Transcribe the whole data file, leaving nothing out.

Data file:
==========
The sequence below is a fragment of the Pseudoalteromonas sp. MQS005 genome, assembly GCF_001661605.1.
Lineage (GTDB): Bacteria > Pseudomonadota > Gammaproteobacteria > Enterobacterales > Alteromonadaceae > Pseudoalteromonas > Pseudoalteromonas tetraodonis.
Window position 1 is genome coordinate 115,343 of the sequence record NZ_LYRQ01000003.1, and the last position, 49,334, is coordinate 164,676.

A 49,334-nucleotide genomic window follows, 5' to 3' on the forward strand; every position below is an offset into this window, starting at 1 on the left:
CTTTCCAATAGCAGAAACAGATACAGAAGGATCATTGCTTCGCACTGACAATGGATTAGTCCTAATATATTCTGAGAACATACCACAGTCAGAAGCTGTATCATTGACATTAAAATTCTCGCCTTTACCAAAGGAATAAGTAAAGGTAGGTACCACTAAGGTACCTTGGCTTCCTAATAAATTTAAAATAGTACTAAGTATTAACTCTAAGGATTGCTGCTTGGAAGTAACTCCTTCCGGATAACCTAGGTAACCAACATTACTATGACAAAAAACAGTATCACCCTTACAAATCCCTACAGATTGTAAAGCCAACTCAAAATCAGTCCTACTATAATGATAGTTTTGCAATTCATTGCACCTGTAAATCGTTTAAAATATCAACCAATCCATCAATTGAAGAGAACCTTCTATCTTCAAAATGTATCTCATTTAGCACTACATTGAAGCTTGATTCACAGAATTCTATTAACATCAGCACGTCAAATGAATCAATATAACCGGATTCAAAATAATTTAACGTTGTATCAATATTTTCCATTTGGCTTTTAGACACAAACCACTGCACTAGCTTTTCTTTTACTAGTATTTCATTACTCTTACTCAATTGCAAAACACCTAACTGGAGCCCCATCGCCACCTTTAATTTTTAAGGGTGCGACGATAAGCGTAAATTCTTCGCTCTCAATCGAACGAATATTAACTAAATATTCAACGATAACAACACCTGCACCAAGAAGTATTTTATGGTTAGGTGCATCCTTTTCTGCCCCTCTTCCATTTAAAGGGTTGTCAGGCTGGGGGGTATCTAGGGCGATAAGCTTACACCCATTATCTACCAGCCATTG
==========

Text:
The sequence below is a fragment of the Pseudoalteromonas sp. MQS005 genome, assembly GCF_001661605.1.
Lineage (GTDB): Bacteria > Pseudomonadota > Gammaproteobacteria > Enterobacterales > Alteromonadaceae > Pseudoalteromonas > Pseudoalteromonas tetraodonis.
Window position 1 is genome coordinate 115,343 of the sequence record NZ_LYRQ01000003.1, and the last position, 49,334, is coordinate 164,676.

A 49,334-nucleotide genomic window follows, 5' to 3' on the forward strand; every position below is an offset into this window, starting at 1 on the left:
CTTTCCAATAGCAGAAACAGATACAGAAGGATCATTGCTTCGCACTGACAATGGATTAGTCCTAATATATTCTGAGAACATACCACAGTCAGAAGCTGTATCATTGACATTAAAATTCTCGCCTTTACCAAAGGAATAAGTAAAGGTAGGTACCACTAAGGTACCTTGGCTTCCTAATAAATTTAAAATAGTACTAAGTATTAACTCTAAGGATTGCTGCTTGGAAGTAACTCCTTCCGGATAACCTAGGTAACCAACATTACTATGACAAAAAACAGTATCACCCTTACAAATCCCTACAGATTGTAAAGCCAACTCAAAATCAGTCCTACTATAATGATAGTTTTGCAATTCATTGCACCTGTAAATCGTTTAAAATATCAACCAATCCATCAATTGAAGAGAACCTTCTATCTTCAAAATGTATCTCATTTAGCACTACATTGAAGCTTGATTCACAGAATTCTATTAACATCAGCACGTCAAATGAATCAATATAACCGGATTCAAAATAATTTAACGTTGTATCAATATTTTCCATTTGGCTTTTAGACACAAACCACTGCACTAGCTTTTCTTTTACTAGTATTTCATTACTCTTACTCAATTGCAAAACACCTAACTGGAGCCCCATCGCCACCTTTAATTTTTAAGGGTGCGACGATAAGCGTAAATTCTTCGCTCTCAATCGAACGAATATTAACTAAATATTCAACGATAACAACACCTGCACCAAGAAGTATTTTATGGTTAGGTGCATCCTTTTCTGCCCCTCTTCCATTTAAAGGGTTGTCAGGCTGGGGGGTATCTAGGGCGATAAGCTTACACCCATTATCTACCAGCCATTG